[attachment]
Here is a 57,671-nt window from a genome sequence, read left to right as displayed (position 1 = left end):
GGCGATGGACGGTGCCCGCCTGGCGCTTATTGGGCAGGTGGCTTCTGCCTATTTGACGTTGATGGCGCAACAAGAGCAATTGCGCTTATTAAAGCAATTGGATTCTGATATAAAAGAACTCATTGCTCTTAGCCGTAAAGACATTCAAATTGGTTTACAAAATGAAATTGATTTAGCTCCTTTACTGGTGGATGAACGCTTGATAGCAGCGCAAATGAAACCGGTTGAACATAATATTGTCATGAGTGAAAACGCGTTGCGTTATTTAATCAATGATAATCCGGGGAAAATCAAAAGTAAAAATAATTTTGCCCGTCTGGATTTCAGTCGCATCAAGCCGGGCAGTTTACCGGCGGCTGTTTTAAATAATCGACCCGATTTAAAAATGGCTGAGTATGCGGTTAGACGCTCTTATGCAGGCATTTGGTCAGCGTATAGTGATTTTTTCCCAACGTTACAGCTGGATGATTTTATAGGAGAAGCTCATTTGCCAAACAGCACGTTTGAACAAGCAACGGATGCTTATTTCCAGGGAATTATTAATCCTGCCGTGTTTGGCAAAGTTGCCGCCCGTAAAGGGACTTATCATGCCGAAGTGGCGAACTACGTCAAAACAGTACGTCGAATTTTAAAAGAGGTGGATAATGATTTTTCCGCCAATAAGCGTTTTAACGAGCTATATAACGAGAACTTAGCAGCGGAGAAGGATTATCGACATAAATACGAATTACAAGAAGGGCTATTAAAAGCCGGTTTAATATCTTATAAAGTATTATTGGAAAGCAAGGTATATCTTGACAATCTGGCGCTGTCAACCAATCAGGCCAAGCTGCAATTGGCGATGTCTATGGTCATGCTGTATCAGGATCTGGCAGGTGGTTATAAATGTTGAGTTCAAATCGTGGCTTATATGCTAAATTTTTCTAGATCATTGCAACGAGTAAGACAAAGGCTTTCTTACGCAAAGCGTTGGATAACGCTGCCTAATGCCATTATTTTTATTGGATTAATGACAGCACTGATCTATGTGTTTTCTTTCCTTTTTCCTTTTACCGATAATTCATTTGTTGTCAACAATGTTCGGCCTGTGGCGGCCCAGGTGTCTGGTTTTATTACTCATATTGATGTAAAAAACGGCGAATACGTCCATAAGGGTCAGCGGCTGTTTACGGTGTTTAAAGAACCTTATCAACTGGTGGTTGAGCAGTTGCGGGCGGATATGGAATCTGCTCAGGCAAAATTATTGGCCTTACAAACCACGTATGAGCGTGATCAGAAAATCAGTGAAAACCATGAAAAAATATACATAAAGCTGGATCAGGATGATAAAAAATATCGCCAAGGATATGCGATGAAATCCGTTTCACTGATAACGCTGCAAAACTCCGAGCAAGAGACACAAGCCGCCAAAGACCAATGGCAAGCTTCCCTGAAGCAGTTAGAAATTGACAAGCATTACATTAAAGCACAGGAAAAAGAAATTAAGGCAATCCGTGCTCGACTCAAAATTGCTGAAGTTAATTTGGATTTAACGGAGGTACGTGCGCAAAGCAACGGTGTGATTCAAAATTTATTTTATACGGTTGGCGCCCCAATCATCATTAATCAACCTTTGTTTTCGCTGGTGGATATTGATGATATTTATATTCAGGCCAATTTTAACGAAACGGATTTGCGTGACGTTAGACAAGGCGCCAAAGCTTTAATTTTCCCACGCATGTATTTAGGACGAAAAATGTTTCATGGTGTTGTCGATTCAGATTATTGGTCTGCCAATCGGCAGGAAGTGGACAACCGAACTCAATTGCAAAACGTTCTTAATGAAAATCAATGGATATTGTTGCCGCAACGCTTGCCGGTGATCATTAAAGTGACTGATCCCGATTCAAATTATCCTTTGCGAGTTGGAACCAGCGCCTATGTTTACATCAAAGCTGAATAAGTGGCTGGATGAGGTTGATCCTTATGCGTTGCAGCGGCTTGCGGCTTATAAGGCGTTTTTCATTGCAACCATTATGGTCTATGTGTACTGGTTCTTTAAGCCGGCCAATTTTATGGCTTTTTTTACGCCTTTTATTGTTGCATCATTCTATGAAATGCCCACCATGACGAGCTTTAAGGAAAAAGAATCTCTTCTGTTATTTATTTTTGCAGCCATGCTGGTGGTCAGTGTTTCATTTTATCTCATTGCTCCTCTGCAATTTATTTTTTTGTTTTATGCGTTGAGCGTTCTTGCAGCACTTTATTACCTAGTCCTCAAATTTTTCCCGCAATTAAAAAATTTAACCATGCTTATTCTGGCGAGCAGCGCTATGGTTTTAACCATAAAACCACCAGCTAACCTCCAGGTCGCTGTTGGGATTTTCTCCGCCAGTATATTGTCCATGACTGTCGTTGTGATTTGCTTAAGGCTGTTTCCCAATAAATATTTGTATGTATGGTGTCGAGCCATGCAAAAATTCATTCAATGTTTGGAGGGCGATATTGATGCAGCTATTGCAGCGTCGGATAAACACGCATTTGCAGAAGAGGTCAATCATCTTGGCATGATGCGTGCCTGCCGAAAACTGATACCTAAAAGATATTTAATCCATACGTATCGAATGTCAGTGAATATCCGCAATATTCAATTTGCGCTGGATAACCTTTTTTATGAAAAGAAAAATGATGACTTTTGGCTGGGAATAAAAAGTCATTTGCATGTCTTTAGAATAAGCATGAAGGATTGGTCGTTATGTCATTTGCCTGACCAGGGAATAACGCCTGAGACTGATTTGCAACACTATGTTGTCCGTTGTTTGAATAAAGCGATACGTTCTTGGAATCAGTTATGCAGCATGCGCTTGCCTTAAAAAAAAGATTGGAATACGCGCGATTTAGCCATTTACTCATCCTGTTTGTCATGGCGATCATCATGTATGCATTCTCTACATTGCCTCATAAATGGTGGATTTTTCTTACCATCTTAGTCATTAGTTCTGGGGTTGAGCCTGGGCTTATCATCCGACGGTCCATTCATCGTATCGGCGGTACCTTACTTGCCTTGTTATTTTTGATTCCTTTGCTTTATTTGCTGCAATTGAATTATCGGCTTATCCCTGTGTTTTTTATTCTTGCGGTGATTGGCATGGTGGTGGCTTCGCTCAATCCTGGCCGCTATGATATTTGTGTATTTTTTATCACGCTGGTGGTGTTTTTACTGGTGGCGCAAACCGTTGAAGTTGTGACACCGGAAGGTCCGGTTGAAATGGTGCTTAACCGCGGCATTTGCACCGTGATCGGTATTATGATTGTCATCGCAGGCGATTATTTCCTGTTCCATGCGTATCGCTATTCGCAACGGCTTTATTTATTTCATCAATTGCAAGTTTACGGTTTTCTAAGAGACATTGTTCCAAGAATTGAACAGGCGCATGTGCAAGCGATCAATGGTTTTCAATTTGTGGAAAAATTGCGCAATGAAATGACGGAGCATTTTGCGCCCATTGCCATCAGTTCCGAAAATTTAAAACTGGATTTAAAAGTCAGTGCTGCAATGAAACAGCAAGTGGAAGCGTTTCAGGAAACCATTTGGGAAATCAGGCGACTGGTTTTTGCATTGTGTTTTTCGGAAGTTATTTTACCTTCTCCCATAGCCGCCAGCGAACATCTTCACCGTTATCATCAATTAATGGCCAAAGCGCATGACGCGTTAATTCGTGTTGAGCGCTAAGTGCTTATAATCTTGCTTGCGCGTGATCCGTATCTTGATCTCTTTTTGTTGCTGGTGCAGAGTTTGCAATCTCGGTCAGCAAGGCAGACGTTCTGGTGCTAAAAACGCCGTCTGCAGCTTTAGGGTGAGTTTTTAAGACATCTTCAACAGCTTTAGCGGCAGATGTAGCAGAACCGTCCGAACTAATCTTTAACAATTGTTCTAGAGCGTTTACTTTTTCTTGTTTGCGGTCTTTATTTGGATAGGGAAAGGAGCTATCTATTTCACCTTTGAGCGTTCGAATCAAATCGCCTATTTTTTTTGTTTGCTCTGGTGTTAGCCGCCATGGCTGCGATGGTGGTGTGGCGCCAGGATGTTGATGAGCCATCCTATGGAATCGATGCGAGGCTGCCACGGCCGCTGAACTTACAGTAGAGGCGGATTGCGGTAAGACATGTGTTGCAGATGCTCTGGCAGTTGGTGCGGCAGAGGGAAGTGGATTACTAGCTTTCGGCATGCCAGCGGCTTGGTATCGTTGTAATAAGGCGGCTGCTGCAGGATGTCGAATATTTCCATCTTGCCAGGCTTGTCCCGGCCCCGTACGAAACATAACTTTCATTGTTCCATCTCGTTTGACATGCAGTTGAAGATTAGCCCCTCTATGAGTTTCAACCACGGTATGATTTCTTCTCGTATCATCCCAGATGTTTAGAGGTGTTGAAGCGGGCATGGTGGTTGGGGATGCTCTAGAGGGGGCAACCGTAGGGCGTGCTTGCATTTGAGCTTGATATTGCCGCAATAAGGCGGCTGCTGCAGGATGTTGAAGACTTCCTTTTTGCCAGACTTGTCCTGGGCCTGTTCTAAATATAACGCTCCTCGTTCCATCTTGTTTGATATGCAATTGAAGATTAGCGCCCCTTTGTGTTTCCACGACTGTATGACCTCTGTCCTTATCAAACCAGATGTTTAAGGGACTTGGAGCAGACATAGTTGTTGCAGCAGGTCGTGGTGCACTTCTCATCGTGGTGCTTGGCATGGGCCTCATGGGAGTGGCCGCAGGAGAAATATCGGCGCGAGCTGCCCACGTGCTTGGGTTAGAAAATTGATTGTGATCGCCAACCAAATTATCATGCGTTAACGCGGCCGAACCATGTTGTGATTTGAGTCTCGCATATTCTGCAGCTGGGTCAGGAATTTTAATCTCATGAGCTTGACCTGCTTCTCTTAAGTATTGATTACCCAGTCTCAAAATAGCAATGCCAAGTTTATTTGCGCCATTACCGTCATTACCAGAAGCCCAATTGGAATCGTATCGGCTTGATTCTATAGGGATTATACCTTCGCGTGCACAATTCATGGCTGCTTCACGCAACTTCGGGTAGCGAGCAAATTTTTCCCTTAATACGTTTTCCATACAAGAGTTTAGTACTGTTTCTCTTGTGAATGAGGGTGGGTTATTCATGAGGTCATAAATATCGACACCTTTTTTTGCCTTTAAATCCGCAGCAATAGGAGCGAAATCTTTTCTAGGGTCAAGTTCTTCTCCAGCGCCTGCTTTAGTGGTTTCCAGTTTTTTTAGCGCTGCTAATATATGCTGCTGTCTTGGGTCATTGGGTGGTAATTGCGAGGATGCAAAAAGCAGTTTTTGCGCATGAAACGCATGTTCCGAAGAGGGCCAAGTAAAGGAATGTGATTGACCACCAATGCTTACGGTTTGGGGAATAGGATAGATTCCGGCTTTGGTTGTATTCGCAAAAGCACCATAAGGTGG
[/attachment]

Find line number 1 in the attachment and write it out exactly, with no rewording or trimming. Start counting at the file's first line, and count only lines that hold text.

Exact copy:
Here is a 57,671-nt window from a genome sequence, read left to right as displayed (position 1 = left end):